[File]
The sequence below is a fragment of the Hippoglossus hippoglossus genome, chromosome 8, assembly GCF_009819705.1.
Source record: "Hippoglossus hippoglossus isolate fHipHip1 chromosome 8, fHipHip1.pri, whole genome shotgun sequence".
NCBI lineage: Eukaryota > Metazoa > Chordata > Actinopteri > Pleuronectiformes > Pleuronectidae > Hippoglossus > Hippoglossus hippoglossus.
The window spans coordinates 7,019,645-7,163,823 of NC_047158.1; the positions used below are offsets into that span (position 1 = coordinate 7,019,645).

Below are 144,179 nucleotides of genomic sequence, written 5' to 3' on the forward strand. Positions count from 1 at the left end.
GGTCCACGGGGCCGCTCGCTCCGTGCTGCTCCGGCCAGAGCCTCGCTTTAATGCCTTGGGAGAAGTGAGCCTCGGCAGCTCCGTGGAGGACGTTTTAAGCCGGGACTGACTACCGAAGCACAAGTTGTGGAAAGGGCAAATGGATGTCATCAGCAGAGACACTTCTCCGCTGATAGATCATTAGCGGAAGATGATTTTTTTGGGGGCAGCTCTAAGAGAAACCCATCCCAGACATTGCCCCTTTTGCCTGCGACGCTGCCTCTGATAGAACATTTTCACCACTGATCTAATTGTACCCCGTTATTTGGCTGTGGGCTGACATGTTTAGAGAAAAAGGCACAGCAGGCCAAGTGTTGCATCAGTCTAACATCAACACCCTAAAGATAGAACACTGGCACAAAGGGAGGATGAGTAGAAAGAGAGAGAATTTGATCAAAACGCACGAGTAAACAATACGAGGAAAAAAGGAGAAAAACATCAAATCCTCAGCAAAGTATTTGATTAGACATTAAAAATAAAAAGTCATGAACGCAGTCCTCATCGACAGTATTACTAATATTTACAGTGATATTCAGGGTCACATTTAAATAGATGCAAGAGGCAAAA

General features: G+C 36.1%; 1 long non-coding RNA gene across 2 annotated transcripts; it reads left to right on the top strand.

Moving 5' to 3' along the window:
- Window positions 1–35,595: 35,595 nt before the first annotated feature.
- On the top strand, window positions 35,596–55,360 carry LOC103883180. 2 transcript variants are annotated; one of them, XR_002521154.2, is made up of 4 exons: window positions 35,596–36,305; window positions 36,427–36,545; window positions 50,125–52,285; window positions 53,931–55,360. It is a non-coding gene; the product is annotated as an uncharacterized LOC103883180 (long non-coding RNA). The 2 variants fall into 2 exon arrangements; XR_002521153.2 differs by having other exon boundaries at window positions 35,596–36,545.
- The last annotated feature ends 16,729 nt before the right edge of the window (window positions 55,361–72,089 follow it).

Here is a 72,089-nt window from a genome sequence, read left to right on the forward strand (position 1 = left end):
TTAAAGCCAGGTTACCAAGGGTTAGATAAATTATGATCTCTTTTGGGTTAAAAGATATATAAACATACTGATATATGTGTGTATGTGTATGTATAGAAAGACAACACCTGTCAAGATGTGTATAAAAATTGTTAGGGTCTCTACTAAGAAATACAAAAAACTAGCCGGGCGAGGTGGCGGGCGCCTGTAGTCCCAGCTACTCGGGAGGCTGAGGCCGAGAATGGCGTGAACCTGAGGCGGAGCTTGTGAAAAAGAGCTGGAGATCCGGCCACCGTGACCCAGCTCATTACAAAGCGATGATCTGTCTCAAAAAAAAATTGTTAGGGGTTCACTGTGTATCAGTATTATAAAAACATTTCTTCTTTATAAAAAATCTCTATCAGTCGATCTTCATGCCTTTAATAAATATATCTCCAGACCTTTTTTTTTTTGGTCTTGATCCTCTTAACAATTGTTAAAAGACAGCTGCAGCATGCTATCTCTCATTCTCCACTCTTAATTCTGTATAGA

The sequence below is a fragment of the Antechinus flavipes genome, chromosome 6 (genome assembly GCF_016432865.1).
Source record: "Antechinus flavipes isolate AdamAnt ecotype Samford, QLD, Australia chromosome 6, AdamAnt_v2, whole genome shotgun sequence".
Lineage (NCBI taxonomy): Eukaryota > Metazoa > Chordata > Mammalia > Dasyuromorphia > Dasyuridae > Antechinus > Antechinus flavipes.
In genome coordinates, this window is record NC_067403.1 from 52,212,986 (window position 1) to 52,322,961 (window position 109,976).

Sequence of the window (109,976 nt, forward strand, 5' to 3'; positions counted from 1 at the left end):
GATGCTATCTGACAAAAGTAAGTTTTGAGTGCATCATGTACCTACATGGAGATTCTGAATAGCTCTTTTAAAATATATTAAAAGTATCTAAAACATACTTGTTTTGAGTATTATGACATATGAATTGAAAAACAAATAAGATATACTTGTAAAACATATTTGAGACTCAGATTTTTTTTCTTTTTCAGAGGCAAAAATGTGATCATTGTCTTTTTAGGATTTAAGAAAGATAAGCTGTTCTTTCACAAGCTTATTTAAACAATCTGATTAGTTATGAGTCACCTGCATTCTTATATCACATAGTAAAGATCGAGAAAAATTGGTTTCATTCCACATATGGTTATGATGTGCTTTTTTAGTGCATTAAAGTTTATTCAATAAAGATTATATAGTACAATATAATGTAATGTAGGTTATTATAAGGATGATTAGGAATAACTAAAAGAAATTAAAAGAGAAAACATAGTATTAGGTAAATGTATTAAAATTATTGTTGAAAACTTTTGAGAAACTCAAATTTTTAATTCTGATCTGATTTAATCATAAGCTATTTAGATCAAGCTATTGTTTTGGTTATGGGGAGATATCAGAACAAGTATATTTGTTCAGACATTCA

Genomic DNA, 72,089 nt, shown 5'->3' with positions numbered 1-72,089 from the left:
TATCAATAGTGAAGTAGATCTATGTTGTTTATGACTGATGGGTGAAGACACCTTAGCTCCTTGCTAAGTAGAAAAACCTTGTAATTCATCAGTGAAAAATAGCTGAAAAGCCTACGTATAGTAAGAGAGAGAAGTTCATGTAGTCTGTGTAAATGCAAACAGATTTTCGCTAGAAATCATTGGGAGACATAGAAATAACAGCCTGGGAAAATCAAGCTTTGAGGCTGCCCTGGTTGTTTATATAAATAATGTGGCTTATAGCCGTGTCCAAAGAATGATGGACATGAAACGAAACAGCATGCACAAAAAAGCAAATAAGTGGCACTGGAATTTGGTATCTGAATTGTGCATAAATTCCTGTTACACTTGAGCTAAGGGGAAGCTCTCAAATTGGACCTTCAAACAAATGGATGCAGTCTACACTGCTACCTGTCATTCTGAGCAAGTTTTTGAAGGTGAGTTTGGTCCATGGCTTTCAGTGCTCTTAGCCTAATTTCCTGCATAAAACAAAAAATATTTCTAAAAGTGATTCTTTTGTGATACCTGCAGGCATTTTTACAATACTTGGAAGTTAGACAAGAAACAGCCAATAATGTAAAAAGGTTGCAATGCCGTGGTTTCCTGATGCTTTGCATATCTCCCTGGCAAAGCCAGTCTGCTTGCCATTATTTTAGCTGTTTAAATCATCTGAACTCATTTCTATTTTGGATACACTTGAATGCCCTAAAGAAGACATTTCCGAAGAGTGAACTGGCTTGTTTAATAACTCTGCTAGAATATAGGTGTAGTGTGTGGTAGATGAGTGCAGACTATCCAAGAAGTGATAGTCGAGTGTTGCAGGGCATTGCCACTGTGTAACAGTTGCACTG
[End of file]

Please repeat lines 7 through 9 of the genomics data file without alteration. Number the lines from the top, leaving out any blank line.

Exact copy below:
General features: G+C 36.1%; 1 long non-coding RNA gene across 2 annotated transcripts; it reads left to right on the top strand.

Moving 5' to 3' along the window:
- Window positions 1–35,595: 35,595 nt before the first annotated feature.